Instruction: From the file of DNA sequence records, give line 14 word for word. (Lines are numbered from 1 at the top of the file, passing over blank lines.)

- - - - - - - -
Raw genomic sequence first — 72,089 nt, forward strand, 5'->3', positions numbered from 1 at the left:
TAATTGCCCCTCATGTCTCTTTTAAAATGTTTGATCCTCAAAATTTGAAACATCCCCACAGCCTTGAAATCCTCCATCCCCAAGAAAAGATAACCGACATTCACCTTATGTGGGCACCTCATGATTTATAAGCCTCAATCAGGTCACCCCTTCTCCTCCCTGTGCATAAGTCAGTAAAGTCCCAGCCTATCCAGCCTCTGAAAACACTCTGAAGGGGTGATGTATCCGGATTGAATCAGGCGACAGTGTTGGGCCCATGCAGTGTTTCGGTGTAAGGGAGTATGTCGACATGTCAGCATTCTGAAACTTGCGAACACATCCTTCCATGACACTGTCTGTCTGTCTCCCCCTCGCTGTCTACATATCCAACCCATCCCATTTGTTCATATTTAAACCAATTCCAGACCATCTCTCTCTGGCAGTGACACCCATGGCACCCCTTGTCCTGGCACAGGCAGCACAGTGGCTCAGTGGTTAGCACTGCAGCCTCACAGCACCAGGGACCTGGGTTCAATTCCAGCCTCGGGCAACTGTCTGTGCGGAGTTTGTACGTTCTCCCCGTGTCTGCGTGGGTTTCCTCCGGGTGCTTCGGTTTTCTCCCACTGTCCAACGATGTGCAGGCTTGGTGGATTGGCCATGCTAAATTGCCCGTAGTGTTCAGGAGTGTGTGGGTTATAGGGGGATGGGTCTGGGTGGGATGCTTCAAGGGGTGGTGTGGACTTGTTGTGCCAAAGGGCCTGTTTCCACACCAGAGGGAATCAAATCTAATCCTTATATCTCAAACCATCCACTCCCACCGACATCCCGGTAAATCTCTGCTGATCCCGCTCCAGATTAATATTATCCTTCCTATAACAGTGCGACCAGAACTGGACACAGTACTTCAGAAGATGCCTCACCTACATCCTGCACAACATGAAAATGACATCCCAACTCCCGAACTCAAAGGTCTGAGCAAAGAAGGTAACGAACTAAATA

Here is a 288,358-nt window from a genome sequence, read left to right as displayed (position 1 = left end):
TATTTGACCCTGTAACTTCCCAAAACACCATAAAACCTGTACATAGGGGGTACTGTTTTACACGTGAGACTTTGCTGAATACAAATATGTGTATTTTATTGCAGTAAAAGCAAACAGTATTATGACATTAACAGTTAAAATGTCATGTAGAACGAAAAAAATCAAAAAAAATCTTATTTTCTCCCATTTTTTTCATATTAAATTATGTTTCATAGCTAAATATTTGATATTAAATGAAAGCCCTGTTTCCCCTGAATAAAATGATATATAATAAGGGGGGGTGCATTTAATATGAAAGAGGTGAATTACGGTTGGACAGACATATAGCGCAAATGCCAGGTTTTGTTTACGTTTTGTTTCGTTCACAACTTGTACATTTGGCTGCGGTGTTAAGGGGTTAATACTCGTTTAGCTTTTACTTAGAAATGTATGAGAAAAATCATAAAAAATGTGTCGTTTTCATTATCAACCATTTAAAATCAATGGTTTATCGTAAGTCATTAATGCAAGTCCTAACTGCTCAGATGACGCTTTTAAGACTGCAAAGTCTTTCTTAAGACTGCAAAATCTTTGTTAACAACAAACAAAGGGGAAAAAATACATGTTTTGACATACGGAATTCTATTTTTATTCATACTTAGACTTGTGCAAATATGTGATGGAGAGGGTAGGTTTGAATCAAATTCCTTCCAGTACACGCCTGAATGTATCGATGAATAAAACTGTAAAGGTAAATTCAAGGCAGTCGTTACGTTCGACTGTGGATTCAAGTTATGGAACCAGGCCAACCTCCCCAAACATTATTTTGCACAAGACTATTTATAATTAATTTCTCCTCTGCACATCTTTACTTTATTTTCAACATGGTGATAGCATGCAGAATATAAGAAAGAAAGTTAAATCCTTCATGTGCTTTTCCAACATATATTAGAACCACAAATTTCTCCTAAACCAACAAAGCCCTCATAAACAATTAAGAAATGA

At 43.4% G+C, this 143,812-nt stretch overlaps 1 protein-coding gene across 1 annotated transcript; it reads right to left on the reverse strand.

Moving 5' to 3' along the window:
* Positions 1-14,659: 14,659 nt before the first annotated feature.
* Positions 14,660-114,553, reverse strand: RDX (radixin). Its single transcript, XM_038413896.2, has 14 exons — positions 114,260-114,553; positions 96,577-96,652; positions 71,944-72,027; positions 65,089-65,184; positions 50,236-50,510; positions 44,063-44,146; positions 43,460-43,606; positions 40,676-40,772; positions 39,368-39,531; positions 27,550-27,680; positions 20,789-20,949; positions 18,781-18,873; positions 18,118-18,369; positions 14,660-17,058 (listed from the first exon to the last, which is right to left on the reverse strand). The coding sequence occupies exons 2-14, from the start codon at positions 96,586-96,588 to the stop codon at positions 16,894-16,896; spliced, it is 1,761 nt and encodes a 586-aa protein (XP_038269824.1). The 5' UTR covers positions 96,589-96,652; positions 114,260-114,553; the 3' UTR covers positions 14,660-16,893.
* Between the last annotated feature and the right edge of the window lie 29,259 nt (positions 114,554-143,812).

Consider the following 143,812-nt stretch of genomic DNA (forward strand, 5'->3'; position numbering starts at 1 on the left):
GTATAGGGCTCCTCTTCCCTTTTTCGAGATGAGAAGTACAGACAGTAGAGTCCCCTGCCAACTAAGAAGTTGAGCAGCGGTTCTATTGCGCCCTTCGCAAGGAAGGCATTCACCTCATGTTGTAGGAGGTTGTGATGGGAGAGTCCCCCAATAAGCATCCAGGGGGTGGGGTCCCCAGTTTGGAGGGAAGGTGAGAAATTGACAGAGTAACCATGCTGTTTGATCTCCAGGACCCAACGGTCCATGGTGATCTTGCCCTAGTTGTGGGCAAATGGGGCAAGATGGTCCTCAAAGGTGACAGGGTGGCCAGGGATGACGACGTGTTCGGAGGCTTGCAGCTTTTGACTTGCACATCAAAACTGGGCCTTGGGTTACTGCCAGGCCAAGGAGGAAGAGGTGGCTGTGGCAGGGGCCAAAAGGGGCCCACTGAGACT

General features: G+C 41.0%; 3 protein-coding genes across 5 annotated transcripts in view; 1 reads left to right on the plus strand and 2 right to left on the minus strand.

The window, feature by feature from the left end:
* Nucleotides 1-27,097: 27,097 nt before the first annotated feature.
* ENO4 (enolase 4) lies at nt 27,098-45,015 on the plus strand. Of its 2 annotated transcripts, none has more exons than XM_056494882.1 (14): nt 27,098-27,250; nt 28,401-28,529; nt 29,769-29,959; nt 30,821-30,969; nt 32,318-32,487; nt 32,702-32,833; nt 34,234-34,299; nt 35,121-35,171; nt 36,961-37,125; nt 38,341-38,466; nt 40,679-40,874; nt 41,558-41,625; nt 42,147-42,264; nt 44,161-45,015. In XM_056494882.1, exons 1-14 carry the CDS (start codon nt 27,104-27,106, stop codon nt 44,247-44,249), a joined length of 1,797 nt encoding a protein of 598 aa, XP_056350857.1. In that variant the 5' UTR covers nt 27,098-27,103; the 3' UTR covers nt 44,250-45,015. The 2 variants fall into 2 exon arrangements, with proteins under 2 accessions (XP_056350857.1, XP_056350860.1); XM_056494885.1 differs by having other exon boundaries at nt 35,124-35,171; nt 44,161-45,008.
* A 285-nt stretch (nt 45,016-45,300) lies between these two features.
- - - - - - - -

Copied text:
* Nucleotides 1-27,097: 27,097 nt before the first annotated feature.